Nearly a quarter of the 57 million phone calls made to Centrelink last year went unanswered, according to a new report by the Australian National Audit Office.Australians spent 143 years waiting in vain to speak to Centrelink in 2013-2014, before simply hanging up, the auditors calculated.The statistics of Centrelink phone calls released by the Auditor-General’s Office.The statistics of Centrelink phone calls released by the Auditor-General’s Office.About 13.7 million calls did not even make it to the point of being put on hold, after they were blocked or received a “busy signal”.
About 13.7 million calls did not even make it to the point of being put on hold, after they were blocked or received a “busy signal”.
Another 13 million of the calls that did manage to get into the system were “abandoned”, with the callers getting tired of waiting to speak to an operator, the Audit of the Department of Human Service’s “Smart Centre” system found.
Lengthy waits for Centrelink telephones to be answered is the number one complaint against the welfare agency, and the audit found the problem growing much worse.
Average waiting times have blown out dramatically from just over 3 minutes and 5 seconds in 2010–2011 to nearly 17 minutes 2013–2014.
The auditors blamed a dwindling number of public servants answering telephones, the “performance and reliability” of other customer service channels and a much lower proportion of calls being blocked before they entered the system.
The Auditor’s reported that the “average” wait time that Centrelink reported to the government of nearly 17 minutes did not reflect the true experience of many customers, with 30 per cent waiting on hold for 30 minutes or more before their inquiry was answered.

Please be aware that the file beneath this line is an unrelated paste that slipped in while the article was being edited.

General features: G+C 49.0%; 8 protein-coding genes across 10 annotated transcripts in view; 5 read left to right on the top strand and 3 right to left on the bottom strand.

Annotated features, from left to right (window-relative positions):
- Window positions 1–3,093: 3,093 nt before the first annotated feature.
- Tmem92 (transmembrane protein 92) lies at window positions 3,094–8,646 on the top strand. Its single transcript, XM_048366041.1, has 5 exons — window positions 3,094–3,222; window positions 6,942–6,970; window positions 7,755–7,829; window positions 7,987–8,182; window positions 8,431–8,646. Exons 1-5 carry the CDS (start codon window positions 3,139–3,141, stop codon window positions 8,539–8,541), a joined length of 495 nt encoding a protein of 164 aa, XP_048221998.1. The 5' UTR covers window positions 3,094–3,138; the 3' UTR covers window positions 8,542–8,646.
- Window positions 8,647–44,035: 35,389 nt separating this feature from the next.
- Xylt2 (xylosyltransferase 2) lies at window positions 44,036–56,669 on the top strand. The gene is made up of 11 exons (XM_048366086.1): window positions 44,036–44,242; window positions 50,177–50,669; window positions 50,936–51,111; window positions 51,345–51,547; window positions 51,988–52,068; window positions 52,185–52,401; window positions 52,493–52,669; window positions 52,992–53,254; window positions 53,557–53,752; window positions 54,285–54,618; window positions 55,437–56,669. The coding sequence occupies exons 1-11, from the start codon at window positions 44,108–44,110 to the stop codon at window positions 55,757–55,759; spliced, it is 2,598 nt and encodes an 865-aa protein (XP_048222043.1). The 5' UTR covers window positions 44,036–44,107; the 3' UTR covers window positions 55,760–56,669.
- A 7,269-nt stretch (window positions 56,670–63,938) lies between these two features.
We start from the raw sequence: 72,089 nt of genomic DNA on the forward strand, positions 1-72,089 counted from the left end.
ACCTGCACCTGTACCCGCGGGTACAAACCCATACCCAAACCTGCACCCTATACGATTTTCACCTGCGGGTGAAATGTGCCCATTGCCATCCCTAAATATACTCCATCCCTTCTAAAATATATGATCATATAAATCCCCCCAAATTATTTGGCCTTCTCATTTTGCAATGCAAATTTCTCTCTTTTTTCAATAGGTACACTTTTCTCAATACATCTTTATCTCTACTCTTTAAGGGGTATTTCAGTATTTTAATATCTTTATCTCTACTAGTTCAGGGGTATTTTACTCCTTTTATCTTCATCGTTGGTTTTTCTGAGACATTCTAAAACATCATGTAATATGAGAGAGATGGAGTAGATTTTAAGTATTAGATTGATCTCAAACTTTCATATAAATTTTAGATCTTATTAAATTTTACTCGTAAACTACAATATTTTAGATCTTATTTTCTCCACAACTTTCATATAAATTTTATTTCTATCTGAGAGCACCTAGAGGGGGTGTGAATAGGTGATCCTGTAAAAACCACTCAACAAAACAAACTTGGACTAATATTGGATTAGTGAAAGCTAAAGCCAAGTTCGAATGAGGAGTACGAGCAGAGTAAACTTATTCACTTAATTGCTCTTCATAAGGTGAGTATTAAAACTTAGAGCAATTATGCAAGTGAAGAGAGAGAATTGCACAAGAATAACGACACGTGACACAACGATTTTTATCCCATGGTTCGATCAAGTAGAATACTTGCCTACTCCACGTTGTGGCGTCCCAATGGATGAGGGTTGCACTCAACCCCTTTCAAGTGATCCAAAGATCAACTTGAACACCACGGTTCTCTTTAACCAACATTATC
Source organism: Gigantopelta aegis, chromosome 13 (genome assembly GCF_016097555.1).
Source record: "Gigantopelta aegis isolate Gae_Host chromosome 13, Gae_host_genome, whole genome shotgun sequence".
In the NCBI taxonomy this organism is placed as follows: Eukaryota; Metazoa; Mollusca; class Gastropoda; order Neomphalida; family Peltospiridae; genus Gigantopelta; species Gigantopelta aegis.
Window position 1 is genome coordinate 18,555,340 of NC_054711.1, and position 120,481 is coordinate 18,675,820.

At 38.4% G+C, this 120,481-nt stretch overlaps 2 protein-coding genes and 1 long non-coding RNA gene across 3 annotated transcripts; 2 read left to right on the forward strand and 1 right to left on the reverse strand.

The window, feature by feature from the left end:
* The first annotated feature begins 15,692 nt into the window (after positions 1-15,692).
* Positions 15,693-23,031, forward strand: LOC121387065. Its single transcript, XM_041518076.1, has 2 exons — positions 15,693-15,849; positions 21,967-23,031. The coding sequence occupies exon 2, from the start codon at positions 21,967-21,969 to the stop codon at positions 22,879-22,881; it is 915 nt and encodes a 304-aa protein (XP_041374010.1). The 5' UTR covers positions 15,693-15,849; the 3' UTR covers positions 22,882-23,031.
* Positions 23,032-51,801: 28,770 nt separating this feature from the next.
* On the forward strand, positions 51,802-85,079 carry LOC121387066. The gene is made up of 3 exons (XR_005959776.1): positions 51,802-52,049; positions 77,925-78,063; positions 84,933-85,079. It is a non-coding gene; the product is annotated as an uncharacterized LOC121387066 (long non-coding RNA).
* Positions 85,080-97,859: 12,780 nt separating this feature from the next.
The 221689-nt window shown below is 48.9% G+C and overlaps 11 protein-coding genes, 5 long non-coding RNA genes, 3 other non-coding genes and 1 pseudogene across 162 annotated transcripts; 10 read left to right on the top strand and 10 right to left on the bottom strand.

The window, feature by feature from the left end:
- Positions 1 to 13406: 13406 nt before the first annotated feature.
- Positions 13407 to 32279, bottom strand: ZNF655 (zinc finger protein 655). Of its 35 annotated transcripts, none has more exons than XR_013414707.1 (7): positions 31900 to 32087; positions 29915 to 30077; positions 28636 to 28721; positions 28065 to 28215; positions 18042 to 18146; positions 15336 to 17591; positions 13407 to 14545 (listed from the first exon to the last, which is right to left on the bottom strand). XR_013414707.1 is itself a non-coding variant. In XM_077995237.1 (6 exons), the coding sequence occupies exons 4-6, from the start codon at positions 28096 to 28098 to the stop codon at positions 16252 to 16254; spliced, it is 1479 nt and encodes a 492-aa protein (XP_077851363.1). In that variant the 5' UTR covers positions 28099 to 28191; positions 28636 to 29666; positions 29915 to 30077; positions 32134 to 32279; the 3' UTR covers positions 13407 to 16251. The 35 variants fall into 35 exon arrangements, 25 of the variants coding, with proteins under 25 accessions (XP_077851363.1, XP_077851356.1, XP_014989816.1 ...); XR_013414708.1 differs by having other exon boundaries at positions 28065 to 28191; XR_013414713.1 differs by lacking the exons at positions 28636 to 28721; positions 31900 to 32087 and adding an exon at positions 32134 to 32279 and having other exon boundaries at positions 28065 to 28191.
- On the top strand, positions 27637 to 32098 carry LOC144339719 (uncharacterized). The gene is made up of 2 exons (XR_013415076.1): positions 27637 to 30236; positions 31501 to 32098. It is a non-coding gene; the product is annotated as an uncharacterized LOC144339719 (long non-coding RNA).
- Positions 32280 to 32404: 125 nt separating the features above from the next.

On the positive side, the Auditor-General’s office acknowledged that the department was making progress in revamping its customer service and moving tens of millions of transactions each year online.
But the auditors questioned why the giant department could not follow the lead of other government agencies, like the Tax Office, and give callers a more realistic idea of how long they might be waiting.
“Of the 56.8 million calls made to Centrelink 1800 or 13 telephone numbers in 2013-14, 43.1 million calls were able to enter the network while 13.7 million calls were unable to enter the network, that is, the calls were blocked and the callers heard the ‘busy’ signal,” the report says.
“Of the 43 million calls in 2013-14 that were able to enter the network, around 45 per cent were answered by a service officer and around a quarter were resolved in the interactive voice response system.”
But the audit office estimated the remaining 30 per cent, about 12.9 million phone calls, were simply abandoned.
In its defence, Human Services said that it must work with the resources it is allocated and estimated it would need to hire 1000 new public servants, at an annual cost of $100 million, to bring average waiting times down to five minutes.
But the auditors found the department’s performance did not stack up well against that of other departments.
“The current target does not provide a clear indication of the wait times Centrelink telephone customers can generally expect, due to the distribution of actual wait times around the ‘average’. Centrelink customers also continue to experience high levels of call blocking and call abandonment, which can further impact on the customer experience,” the report says.
Community and Public Sector Union national secretary Nadine Flood said the report’s findings showed job cuts amid rising demand had put pressure on staff and impacted services.
“This is what years of so-called efficiency dividends that cut jobs looks like – longer wait times for clients and more stress for the staff who are on the receiving end of frustrated clients waiting longer.”
Ms Flood said almost 5000 jobs had been slashed from the department’s call centres and in-face service centres over five years, as staff answered roughly three million extra calls a year.
“It’s unacceptable and it’s high time that the government and Human Services fund agencies like Centrelink properly to allow staff to do the job to the level the community expects.”